The results were - as always seems to be the case - tantalisingly inconclusive. The first day of scanning revealed that the sonar signals interfered with each other and so their sensitivity was turned down to a bare minimum. Despite this, three strong contacts were made near the shore opposite to Urquhart Bay. The objects were tracked at depths between 256 and 590 feet and were described as "larger than a shark but smaller than a whale."
Interviewed by ITN at the time, operation leader Adrian Shine described the signal thus:
"...possibly a larger fish... possibly a very much larger fish.. possibly something that would, ultimately, be compatible with the concept of 'monster'... and so, well, there is something going on in Loch Ness."
Amidst great excitement at such an auspicious start, the boats swept the loch again for a second day. This time, no objects were found - despite 5 boats being sent specifically back to the location of the first contacts. While this proved that the objects were moving - and therefore could not have been fixed topographical features - nothing else could be gleaned. A third and final day proved equally fruitless and Deepscan came to an end in disappointing fashion with nothing concrete to show for the expense and effort expended. Around 60% of the loch had been covered (the rest being too close to shore and the sides of the loch) over three days of intensive work and the three signals were the only tangential results.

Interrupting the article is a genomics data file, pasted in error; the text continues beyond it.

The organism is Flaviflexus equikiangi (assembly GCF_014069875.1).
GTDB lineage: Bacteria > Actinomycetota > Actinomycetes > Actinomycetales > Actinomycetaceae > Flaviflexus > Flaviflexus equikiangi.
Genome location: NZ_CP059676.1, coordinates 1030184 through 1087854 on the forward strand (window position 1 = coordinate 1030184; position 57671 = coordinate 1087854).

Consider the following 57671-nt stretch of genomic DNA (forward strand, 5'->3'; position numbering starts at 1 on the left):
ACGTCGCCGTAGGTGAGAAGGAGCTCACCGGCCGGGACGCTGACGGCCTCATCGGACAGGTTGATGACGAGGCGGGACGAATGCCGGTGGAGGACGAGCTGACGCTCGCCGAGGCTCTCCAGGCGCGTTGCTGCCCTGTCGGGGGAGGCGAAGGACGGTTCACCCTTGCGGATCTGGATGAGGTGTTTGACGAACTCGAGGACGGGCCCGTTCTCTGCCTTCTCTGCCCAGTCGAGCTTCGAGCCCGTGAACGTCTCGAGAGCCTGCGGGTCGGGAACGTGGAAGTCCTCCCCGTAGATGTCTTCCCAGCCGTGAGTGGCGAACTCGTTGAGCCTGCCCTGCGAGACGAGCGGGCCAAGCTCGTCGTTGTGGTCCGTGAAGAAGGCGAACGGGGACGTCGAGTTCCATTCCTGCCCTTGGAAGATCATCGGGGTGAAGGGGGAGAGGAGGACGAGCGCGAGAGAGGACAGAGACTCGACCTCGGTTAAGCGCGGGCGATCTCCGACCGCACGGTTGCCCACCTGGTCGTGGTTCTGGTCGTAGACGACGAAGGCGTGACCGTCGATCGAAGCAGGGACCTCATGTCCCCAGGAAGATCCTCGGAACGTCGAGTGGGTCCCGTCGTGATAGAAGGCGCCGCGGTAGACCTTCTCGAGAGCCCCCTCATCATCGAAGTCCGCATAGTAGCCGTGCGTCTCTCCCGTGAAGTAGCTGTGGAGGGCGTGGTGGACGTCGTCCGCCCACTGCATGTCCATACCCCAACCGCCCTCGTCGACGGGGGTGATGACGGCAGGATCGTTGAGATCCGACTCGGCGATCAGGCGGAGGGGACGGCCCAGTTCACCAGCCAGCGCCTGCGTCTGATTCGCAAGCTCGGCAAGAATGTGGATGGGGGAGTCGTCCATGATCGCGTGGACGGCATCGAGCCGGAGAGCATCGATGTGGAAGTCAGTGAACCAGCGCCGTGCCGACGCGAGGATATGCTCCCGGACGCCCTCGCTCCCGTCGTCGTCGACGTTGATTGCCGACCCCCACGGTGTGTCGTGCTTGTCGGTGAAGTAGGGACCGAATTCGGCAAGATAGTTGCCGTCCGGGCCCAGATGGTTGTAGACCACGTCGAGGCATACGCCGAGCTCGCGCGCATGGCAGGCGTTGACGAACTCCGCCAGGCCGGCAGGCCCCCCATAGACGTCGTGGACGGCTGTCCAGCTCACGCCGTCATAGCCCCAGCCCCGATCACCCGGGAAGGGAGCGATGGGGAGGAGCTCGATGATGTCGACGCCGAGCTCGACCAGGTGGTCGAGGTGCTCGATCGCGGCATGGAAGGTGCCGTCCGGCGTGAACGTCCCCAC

Those involved in Deepscan were certain that the signals were not typical of those returned from large shoals of fish and that they represented something living. That aside, it was almost impossible to say what they represented.
Adrian Shine has since advanced the idea that the contacts could have been made by seals. While rarely spotted in the loch, the occasional seal has been found to have made its way into Loch Ness from the North Sea through the Inverness-Caledonian canal.